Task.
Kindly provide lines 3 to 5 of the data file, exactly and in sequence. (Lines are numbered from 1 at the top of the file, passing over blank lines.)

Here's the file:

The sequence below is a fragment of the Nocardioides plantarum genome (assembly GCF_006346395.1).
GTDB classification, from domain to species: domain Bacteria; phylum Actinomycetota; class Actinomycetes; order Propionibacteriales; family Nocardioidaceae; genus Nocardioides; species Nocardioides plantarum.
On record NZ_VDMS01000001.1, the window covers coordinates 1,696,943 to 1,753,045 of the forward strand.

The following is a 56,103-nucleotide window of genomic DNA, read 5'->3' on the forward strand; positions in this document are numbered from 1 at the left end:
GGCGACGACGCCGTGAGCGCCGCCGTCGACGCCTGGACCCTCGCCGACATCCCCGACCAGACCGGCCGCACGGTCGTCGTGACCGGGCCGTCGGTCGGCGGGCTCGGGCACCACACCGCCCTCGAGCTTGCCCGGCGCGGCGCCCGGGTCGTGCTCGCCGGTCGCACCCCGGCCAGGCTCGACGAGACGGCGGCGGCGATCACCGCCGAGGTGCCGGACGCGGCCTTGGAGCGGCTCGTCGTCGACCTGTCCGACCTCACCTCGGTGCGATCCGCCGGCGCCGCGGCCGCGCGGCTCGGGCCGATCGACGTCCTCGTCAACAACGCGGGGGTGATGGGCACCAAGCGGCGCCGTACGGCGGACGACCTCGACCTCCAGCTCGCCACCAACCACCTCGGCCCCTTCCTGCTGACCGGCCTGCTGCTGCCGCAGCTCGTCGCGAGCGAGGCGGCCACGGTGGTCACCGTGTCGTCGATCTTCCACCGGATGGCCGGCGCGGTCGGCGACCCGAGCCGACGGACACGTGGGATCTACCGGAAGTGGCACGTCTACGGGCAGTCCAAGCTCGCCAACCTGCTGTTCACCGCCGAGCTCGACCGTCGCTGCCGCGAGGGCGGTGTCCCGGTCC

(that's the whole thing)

On record NZ_VDMS01000001.1, the window covers coordinates 1,696,943 to 1,753,045 of the forward strand.

The following is a 56,103-nucleotide window of genomic DNA, read 5'->3' on the forward strand; positions in this document are numbered from 1 at the left end:
GGCGACGACGCCGTGAGCGCCGCCGTCGACGCCTGGACCCTCGCCGACATCCCCGACCAGACCGGCCGCACGGTCGTCGTGACCGGGCCGTCGGTCGGCGGGCTCGGGCACCACACCGCCCTCGAGCTTGCCCGGCGCGGCGCCCGGGTCGTGCTCGCCGGTCGCACCCCGGCCAGGCTCGACGAGACGGCGGCGGCGATCACCGCCGAGGTGCCGGACGCGGCCTTGGAGCGGCTCGTCGTCGACCTGTCCGACCTCACCTCGGTGCGATCCGCCGGCGCCGCGGCCGCGCGGCTCGGGCCGATCGACGTCCTCGTCAACAACGCGGGGGTGATGGGCACCAAGCGGCGCCGTACGGCGGACGACCTCGACCTCCAGCTCGCCACCAACCACCTCGGCCCCTTCCTGCTGACCGGCCTGCTGCTGCCGCAGCTCGTCGCGAGCGAGGCGGCCACGGTGGTCACCGTGTCGTCGATCTTCCACCGGATGGCCGGCGCGGTCGGCGACCCGAGCCGACGGACACGTGGGATCTACCGGAAGTGGCACGTCTACGGGCAGTCCAAGCTCGCCAACCTGCTGTTCACCGCCGAGCTCGACCGTCGCTGCCGCGAGGGCGGTGTCCCGGTCC